At the hospital, the doctor put three stitched in her head and taped a gauze pad over the wound. Then a nurse suggested that she be moved out of the house; perhaps to a boarding school she knew of upstate. Some place where her mother wouldn’t have any contact with her.
Angel got the address and phone number from the nurse. The next day, he called from the cab company’s office and made arrangements. Two days later, he drove her to the train station and gave her some money for food on her journey.
She looked up in his sad eyes and asked, “Papa, why don’t you take me yourself?”
“I have to work, Mari,” he replied. “You know that.”
“Si, papa,” she acknowledged. Then she asked, “Why do you let mama do these things? Why does she hate me like this? What did I ever do to her?” The questions came so fast, it was like a dam had broken.
He could only stand there and listen; he had no answer for her. He just took her hand and led her to the ticket counter. He gave her the ticket, and they walked together to the boarding platform.
Then Marissa asked, “Papa, you’re a man, aren’t you? Why don’t you be a man and stop her from controlling everything?”
Angel sighed loudly, then answered, “She makes me tired, Mari. I don’t like to fight and argue, and when she does, she just makes me tired. But know this, mija. I love you. And I love your mama too. But I can’t have you together.”
Marissa stood there, stunned, looking at her father as if at a stranger. Then she made a noise deep in her throat and spit in his face.”
Angel looked shocked. He said loudly and authoritatively, “Marissa! Why did you do that?”
She didn’t answer. She just looked at him a moment, then quietly but vehemently said one word. “Cabron!” Bastard! Then she turned around and boarded the train. She knew she would be met in Poughkeepsie and taken to her new home, where she would live and go to school until she graduated.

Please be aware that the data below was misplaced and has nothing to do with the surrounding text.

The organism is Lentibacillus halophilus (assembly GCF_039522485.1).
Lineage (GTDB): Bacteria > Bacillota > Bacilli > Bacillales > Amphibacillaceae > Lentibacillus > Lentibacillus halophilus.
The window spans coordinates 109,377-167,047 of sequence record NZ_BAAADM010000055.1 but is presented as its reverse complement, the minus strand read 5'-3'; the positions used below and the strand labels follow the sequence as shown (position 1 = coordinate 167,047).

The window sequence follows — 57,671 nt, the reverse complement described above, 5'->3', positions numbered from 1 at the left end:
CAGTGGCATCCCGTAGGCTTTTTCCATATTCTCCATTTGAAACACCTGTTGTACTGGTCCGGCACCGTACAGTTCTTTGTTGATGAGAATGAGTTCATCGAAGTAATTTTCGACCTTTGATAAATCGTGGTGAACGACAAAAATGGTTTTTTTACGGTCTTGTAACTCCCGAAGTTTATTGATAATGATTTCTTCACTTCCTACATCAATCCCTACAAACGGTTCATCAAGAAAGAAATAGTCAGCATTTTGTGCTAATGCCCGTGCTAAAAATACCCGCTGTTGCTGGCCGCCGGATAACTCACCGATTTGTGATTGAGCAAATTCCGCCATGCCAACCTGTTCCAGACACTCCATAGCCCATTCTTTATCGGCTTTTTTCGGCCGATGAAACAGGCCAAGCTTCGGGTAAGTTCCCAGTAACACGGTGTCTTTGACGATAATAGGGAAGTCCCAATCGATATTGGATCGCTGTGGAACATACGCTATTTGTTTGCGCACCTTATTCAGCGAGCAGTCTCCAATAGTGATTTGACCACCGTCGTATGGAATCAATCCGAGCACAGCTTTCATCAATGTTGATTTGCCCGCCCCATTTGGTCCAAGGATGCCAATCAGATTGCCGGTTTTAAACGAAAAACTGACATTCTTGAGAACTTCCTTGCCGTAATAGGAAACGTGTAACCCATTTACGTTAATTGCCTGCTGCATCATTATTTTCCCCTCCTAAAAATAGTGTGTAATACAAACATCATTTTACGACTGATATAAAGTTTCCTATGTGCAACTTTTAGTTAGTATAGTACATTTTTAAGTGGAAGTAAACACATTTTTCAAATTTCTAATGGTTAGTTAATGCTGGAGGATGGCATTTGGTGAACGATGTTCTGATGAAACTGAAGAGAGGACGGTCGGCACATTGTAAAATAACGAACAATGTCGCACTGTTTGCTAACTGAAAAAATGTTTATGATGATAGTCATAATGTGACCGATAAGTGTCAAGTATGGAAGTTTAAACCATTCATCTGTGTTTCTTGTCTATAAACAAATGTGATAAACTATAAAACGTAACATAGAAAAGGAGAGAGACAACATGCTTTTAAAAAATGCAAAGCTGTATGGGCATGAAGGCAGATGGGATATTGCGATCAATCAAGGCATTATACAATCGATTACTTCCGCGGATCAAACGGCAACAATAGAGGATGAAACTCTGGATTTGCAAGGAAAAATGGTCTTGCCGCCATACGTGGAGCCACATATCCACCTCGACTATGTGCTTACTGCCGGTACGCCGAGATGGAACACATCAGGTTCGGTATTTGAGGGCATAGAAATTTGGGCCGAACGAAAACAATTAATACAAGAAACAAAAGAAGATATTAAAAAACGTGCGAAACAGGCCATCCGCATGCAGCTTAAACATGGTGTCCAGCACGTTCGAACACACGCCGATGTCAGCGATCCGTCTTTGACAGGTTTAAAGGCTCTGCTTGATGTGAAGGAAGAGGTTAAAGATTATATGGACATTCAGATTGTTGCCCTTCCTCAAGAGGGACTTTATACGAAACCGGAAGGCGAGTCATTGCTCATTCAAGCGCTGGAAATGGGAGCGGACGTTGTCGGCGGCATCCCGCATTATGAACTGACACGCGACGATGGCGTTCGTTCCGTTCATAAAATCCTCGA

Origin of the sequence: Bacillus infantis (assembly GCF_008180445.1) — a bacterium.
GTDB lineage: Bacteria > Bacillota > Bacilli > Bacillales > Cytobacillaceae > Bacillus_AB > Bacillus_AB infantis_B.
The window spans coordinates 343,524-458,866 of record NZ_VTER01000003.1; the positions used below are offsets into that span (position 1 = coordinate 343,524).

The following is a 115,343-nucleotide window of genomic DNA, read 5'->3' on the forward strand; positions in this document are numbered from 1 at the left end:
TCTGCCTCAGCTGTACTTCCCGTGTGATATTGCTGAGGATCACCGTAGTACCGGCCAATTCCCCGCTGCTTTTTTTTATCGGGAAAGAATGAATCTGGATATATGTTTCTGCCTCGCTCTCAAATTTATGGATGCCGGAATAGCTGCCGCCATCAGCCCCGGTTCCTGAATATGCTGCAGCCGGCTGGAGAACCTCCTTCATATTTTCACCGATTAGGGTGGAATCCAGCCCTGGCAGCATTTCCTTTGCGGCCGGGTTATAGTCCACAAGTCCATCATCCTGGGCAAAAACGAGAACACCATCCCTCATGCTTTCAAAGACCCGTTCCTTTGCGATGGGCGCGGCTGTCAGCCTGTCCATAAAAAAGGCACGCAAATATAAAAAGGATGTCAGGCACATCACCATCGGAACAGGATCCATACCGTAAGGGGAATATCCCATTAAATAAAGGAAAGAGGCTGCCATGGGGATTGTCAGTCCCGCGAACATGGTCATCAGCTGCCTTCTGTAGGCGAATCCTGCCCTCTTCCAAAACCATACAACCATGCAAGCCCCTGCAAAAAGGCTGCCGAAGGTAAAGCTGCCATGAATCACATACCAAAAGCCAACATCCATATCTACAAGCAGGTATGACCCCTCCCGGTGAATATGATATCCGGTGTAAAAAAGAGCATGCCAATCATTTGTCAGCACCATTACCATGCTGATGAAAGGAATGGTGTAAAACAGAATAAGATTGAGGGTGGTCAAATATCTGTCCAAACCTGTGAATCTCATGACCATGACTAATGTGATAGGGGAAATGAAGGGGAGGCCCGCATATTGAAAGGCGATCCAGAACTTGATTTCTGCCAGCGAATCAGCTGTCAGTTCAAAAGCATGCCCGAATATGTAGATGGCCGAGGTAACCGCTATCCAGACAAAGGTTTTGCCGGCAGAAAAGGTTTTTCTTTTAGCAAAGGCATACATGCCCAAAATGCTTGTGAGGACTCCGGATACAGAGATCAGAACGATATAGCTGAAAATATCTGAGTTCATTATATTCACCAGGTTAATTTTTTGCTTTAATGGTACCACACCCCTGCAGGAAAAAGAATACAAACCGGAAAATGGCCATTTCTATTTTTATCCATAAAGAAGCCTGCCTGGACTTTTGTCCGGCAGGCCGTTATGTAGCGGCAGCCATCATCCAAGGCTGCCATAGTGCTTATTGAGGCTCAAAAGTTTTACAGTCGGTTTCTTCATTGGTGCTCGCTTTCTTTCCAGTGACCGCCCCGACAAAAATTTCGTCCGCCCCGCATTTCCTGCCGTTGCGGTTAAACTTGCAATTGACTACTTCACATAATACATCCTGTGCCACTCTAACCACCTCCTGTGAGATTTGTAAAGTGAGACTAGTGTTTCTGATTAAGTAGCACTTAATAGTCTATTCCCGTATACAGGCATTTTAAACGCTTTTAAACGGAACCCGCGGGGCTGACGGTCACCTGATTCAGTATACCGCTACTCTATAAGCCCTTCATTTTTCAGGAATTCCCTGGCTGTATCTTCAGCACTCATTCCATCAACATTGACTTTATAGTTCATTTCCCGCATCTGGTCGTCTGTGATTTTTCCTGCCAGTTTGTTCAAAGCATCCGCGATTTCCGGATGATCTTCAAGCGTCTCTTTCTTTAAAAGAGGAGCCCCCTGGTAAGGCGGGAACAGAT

At that moment, she hoped to never see her parents again.
Marissa had a decision to make. She was eighteen years old, and there were still two months until graduation. She didn’t want to continue staying here, but it was safe, more or less. At least as safe as such group homes could be, she supposed. But she wanted freedom so much that she could almost taste it.
She considered asking one of the staff members who had been friendly and supportive for advice. He seemed like a nice man, but he was also kind of strict. He would sometimes lecture her about sneaking out after curfew, like it was a crime or something. But that made sense too, in a way; on his other job he was a probation officer. She knew this because one of the janitorial staff had told her. He’d also told her that the man was married and had a kid. “Just in case you have any ideas,” the janitor had said.
Well, she thought, married doesn’t mean monastic. Any man can be had. It was one of the things she’d heard from the other girls in that place, and she figured it was probably true. But he doesn’t seemed to have any desire in that area. Maybe his wife was keeping him happy.
After thinking about it, she decided, Screw it. I’ll stay here until I’m out of school. They said they’d help me get an apartment and sign up for social services, so why not?
That decision made, she left her room and headed toward the community dining room.
After nearly two years of not finding a regular full-time job, she decided to hit the road and do some traveling. She’d been very frugal, eating only the bare minimum to keep her going and secretly saving much of the cash she got from public assistance. She’d met a young man she liked who also wanted to travel. So they made their plans, agreed on a time to leave, and gone.
Taking odd jobs here and there, they stayed on the road together for more than four years. They each took odd jobs occasionally, just long enough to replenish their supplies and cash, until her friend learned that his mother had been diagnosed with cancer. He begged her to come back to Poughkeepsie with him, but there was nothing there for her. Sure, she’s made a few friends there, but she enjoyed the traveling too much.
Four months later, in November, she realized that traveling alone in this way wasn’t as much fun as sharing the time with someone else. She found herself in Morehead City, North Carolina. She located a trailer she could move into with half of what money she had left. Then she found a job as waitress in a little twenty-four hour restaurant called the Waffle Shoppe. Both were on the main road through town, Arendell Street. And the job was just a few blocks from the bridge to Atlantic Beach, where her life would change dramatically.